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Tale of the tape: McLaren P1 vs. Lamborghini Veneno vs. LaFerrari

Evolution favors the survival of the fittest, but it also can force species to adopt the same techniques for success. Take the trio of supercars unveiled this week at the Geneva Motor Show: the McLaren P1, the Lamborghini Veneno and LaFerrari (not Ferrari LaFerrari, because that would be too illogical even for the Italians.) The three will be rare enough that they may never share the same tarmac, or face off head-to-head. But based on what we now know, despite being similar in most dimensions and technologies, the fastest one may not be the most powerful.

The competition amongst the three isn't that fierce in reality. The Veneno has sold out its three copies before production even began, and McLaren and Ferrari both say they have more interested buyers than cars planned for production. But the rivalries are real, and each firm's future rests on being seen on building the fastest cars possible for their clientele.

More Details after the break

On paper, the basic designs of the trio vary little; they're all roughly the same size (although Lamborghini wasn't forthcoming with dimensions on the Veneno) with similar tires, wheels, huge brakes and carbon-fiber chassis. All three do without clutch pedals, using computerized automatic transmissions that can not only engage gears faster than a human foot, but change their behavior based on whether a driver is circling the track or 7-11.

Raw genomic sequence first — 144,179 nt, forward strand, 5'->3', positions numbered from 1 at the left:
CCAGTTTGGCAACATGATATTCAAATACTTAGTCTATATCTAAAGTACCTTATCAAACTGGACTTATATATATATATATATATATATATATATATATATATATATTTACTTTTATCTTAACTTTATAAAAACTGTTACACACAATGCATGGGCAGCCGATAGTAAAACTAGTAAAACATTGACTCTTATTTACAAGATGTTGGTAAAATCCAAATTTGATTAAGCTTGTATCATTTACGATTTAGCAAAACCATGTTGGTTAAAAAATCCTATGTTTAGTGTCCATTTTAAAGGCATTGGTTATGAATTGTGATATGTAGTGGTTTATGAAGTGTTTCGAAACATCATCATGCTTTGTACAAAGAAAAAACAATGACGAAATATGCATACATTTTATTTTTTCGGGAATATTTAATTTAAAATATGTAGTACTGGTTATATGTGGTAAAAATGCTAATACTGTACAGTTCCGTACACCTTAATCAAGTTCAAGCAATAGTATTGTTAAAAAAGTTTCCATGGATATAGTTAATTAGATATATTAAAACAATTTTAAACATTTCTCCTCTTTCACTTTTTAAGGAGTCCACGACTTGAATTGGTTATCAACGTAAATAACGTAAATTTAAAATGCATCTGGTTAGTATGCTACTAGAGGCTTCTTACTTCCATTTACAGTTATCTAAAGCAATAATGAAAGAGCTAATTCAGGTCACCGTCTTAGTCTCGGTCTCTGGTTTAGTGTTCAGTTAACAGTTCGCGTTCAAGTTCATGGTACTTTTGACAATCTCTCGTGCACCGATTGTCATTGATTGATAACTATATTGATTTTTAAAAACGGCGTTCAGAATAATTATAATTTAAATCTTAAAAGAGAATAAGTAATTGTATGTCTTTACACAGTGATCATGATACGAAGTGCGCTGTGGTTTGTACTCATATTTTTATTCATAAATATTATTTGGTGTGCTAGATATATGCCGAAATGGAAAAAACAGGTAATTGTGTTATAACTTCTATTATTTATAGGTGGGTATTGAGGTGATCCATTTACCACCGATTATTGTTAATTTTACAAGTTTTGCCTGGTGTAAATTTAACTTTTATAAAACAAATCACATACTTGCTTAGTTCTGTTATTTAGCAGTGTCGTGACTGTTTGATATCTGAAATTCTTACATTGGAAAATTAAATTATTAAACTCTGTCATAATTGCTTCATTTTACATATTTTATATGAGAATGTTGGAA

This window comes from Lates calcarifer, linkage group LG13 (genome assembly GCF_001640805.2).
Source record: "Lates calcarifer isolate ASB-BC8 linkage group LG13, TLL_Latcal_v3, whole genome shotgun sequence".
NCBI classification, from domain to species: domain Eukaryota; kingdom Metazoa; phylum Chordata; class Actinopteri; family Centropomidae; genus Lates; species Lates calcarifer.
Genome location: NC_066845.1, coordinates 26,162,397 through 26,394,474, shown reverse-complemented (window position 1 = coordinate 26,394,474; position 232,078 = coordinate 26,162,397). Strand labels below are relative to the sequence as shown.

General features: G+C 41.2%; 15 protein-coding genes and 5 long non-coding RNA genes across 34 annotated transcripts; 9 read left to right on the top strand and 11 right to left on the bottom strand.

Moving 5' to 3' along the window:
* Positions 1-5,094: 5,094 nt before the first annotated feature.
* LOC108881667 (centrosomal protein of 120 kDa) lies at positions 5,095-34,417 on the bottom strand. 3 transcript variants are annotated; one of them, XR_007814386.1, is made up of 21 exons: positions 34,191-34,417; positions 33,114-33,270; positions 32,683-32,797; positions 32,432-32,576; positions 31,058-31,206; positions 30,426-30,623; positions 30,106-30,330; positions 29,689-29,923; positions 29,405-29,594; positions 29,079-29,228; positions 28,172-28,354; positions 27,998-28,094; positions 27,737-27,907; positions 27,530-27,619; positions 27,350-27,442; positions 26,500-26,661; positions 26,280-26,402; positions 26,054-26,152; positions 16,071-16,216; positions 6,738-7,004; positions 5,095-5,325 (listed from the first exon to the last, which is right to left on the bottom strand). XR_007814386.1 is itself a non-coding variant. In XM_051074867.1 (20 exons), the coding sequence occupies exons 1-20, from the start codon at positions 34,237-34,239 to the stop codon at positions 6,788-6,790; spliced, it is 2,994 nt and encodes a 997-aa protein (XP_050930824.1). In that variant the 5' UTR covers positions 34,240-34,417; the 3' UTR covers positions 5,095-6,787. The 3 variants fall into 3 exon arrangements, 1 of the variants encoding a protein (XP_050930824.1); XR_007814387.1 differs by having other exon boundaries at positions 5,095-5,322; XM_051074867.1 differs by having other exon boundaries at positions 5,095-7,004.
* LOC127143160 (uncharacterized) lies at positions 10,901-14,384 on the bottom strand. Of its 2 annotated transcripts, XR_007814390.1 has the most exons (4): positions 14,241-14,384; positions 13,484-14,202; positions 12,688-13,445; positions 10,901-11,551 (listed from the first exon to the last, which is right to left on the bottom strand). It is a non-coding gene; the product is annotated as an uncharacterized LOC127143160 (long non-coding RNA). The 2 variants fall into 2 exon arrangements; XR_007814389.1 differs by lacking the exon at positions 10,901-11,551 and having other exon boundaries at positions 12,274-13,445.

The differences lie more with the character of each firm. The fastidious McLaren eschews the weight of an all-wheel-drive system in favor of a larger electric motor that lowers its fuel economy — something that's surprisingly important to wealthy Europeans. The Veneno reflects the all-out nature of modern Lamborghinis, looking like an Xbox version of a LeMans race car with no electronic caps on top speed. And the Ferrari lies somewhere between; more emotional than the McLaren, but not as risky or cartoonish as the Lambo, with the most power and the lowest curb weight of the trio.

That last fact may be the most revealing; despite being four inches longer than the McLaren, LaFerrari weighs 275 pounds less and has 46 more horsepower to rustle into service. That could be a sizable advantage on the track, if the hybrid systems of both cars can deliver power as seamlessly as the more traditional V-12 in the Veneno. Having more power is an advantage, not a guarantee; before the year's out, the question of which supercar is the fastest in the world should be settled — at least until Porsche arrives with the 918.

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